Spectroscopic properties of luminous Lyman- emitters at and comparison to the Lyman-break population
We present spectroscopic follow-up of candidate luminous Ly emitters (LAEs) at in the SA22 field with VLT/X-SHOOTER. We confirm two new luminous LAEs at (SR6) and (VR7), and also present HST follow-up of both sources. These sources have luminosities L erg s, very high rest-frame equivalent widths of EW Å and narrow Ly lines (200-340 km s). VR7 is the most UV-luminous LAE at , with M, even brighter in the UV than CR7. Besides Ly, we do not detect any other rest-frame UV lines in the spectra of SR6 and VR7, and argue that rest-frame UV lines are easier to observe in bright galaxies with low Ly equivalent widths. We confirm that Ly line-widths increase with Ly luminosity at , while there are indications that Ly lines of faint LAEs become broader at , potentially due to reionisation. We find a large spread of up to 3 dex in UV luminosity for LAEs, but find that the Ly luminosity of the brightest LAEs is strongly related to UV luminosity at . Under basic assumptions, we find that several LAEs at have Ly escape fractions %, indicating bursty star-formation histories, alternative Ly production mechanisms, or dust attenuating Ly emission differently than UV emission. Finally, we present a method to compute , the production efficiency of ionising photons, and find that LAEs at have high values of log/Hz erg that may alleviate the need for high Lyman-Continuum escape fractions required for reionisation.
keywords:galaxies: high-redshift – cosmology: observations – galaxies: evolution – cosmology: dark ages, reionisation, first stars
Observations of galaxies in the early Universe help to constrain the properties of the first stellar populations and black holes and to understand the reionisation process and sources responsible for that. However, because of their high redshift, these galaxies are very faint and their rest-frame spectral features (i.e. UV lines) shift to near-infrared wavelengths. This makes spectroscopic observations challenging and currently limited to the brightest sources. Therefore, it has only been possible to study a few galaxies in detail (e.g. Ouchi et al., 2013; Sobral et al., 2015; Stark et al., 2015a, b; Zabl et al., 2015). Most of these galaxies are strong Lyman- (Ly, Å) emitters (LAEs). This is partly by selection, as LAEs can easily be identified with wide-field narrow-band surveys (e.g. Konno et al., 2014; Matthee et al., 2015) and are easier to follow-up spectroscopically, but also because the fraction of UV-bright galaxies with strong Ly emission increases with redshift (e.g. Curtis-Lake et al., 2012; Stark et al., 2017), such that a large fraction of Lyman-break galaxies at (after reionisation) are typically also classed as LAEs (e.g. Pentericci et al., 2011; Stark et al., 2011; Cassata et al., 2015), see e.g. Dayal & Ferrara (2012) for a theoretical perspective.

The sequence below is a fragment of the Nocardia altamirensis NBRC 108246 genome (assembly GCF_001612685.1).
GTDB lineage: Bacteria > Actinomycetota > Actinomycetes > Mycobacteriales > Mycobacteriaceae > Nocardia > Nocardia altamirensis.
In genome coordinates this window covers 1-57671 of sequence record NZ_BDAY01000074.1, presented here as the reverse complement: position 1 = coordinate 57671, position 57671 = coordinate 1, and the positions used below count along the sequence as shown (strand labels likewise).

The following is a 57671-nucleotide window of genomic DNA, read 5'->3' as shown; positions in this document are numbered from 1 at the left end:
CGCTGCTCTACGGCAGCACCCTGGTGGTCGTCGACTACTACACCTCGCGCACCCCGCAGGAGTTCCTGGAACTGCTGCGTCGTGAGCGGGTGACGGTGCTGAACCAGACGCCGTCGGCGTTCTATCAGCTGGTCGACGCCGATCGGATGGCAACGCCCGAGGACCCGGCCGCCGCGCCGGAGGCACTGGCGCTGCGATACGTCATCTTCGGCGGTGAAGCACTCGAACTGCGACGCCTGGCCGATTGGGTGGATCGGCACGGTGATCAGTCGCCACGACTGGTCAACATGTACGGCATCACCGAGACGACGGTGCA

Ly photons undergo resonant scattering by neutral hydrogen resulting in significant uncertainties when using Ly luminosities to study intrinsic properties of galaxies (e.g. Hayes, 2015). The fraction of observed Ly photons depends on the spatial distribution of neutral hydrogen and the characteristics of the emitter (e.g. Matthee et al., 2016; Sobral et al., 2017). Hence, high resolution measurements of the Ly line-profile and measurements of the extent of Ly can provide information on the properties of both the inter-stellar medium (ISM) and the circum-galactic medium (CGM) (e.g. Møller & Warren, 1998; Steidel et al., 2011; Verhamme et al., 2015; Arrigoni Battaia et al., 2016; Gronke & Dijkstra, 2016). Furthermore, the prevalence of Ly emitters and the Ly equivalent width (EW) distribution can be used to study the neutral fraction of the inter-galactic medium (IGM) in the epoch of reionisation (e.g. Dijkstra, 2014; Hutter et al., 2014).
Several observations of LAEs indicate an increasingly neutral fraction at : at fixed UV luminosity, the fraction of typical Lyman-break galaxies with strong Ly emission (observed in a slit) is observed to decrease with redshift (e.g. Pentericci et al., 2014; Tilvi et al., 2014); the observed number density of LAEs decreases at (e.g. Konno et al., 2014; Matthee et al., 2015; Zheng et al., 2017) and at fixed central Ly luminosity, there is more extended Ly emission around faint LAEs at than at (Momose et al., 2014; Santos et al., 2016). These observations all indicate that a relatively larger fraction of Ly photons are scattered out of the line of sight at than at . Hence, the galaxies that are still observed with high Ly luminosities at (e.g. Oesch et al., 2015; Zitrin et al., 2015; Schmidt et al., 2016) are likely the signposts of early ionised bubbles (e.g. Stark et al., 2017).